This raises another point: that every kid already knows how rowdy students need to be treated. I've had many conversations with kids that 'the system has let down' (© Jamie Oliver) and they all say the same thing: kids only act like tyrants with teachers that let them boss them around. Predators prey on victims- they're not out for a chinning, they only muck about when they think they can get away with it. Danielle, the last hope for mankind, spelt it out. 'Get them out' she said to Mary's request for strategic advice when something is flung around the room. 'No warning; just get them out.' She is, you see, a kid who wants to learn, and is fed up with the howling vanity and self-regard of the majority of her peers. So let me echo this sentiment: get them out- send them out. Give them some stick. Make them feel uncomfortable; make them see that if you try to push other people's lives around, other people may very well push back.
Not that you;d know about it from D'Abbs. I really feel sorry for this guy, honestly. It's not always obvious, but this fact needs to be repeated: he's the only teacher in the whole school. Everyone else is a telly gonk or a field-leader. But no other teachers. No wonder he feels stressed. He also has the following handcuffs:
- There are no sanctions other than 'a bit of a talking to' (or in an emergency they might be told 'he's very disappointed.')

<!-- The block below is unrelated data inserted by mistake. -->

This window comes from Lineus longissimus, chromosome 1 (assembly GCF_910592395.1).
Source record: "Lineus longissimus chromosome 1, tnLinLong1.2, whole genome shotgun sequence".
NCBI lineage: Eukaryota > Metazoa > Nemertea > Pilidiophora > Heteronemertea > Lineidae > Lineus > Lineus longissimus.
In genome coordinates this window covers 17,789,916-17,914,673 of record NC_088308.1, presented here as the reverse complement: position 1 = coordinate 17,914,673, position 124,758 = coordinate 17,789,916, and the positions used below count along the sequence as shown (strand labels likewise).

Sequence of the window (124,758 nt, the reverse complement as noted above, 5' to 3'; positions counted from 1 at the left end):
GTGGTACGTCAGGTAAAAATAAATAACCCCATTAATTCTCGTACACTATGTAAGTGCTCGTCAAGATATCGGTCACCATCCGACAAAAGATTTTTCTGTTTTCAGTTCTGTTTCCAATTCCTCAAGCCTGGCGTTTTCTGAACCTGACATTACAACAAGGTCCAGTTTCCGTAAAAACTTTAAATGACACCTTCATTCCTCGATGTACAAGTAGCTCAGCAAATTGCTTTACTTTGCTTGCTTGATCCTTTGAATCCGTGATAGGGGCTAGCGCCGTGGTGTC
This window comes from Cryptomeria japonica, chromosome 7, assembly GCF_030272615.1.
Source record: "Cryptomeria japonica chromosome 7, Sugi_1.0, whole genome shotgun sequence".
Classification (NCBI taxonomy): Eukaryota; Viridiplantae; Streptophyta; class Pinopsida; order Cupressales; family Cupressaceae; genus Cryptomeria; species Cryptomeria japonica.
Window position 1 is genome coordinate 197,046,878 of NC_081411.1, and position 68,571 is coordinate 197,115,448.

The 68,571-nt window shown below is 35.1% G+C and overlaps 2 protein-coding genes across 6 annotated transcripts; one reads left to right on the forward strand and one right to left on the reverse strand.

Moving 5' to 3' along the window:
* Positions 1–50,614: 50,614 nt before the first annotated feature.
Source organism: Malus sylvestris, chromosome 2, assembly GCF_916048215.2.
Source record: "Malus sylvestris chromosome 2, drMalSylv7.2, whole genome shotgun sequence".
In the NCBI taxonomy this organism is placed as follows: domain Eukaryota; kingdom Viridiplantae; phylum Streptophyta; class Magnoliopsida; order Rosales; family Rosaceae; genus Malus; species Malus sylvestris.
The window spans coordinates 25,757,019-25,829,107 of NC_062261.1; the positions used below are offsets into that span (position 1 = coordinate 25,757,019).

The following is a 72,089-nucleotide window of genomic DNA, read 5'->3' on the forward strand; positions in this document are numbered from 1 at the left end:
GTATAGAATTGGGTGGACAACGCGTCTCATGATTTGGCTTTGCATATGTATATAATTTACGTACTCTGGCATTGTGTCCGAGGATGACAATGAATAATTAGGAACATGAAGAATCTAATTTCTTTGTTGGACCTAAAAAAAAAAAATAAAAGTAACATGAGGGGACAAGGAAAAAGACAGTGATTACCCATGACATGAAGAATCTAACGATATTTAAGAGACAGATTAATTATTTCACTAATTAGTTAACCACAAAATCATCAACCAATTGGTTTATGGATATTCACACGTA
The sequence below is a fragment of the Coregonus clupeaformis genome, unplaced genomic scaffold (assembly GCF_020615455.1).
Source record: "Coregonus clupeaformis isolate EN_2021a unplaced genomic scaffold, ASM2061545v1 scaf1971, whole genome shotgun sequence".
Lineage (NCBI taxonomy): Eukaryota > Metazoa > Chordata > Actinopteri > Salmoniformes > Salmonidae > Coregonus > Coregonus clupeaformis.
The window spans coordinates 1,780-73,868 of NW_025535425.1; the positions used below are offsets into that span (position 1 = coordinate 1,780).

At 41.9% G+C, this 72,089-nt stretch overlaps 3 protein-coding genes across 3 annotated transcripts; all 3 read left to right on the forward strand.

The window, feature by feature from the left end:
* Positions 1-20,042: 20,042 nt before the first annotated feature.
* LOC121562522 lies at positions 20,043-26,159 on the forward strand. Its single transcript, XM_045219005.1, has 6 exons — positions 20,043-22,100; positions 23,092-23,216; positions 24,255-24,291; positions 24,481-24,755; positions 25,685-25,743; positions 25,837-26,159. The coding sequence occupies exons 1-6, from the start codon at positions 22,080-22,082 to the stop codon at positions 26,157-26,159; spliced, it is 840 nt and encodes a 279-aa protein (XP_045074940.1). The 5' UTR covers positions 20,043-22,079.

- The kids are on camera
- If they tell someone to f**k off, they're allowed to come back the next day
- He has them for a few weeks
- They're all NEETs.
No wonder the poor guy's in tears. He literally has nothing in his arsenal to quell and direct them the right way, other than a seeming belief that, if spoken to in the right way, softly and with respect, they will experience a Damascan conversion. 'I'm just putting out fires,' he says through a spasm of man-tears, as Jamie does what any guy does when another guy visibly expresses an emotion other than joy or malice; he ignores it and looks uncomfortable, as the director thinks, 'Oh boy, it's Christmas.'
|'Favete linguis. Please?'|
And you know things are getting weird when Alastair Campbell and Jazzy B are coming in to give you a cuddle. This guy's the boss right? What, did Jamie nip into the staffroom and grab whomever wasn't brewing up or updating Facebook and say, 'Quick, D'Abbs needs a man-hug- who's in?'
(Incidentally, Jamie provided the second most cryptic and mysterious piece of wisdom of the whole program, when he replied to John's fire-fighting comment with, 'I don't think there's anything wrong with fire fighting as long as we're not starting fires.' Pardon? He should have finished it off with 'Grasshopper' and stalked off into the sunset with a staff. John, startled out of his misery like a distracted baby with colic, looked at Jamie with confusion, and so did I.)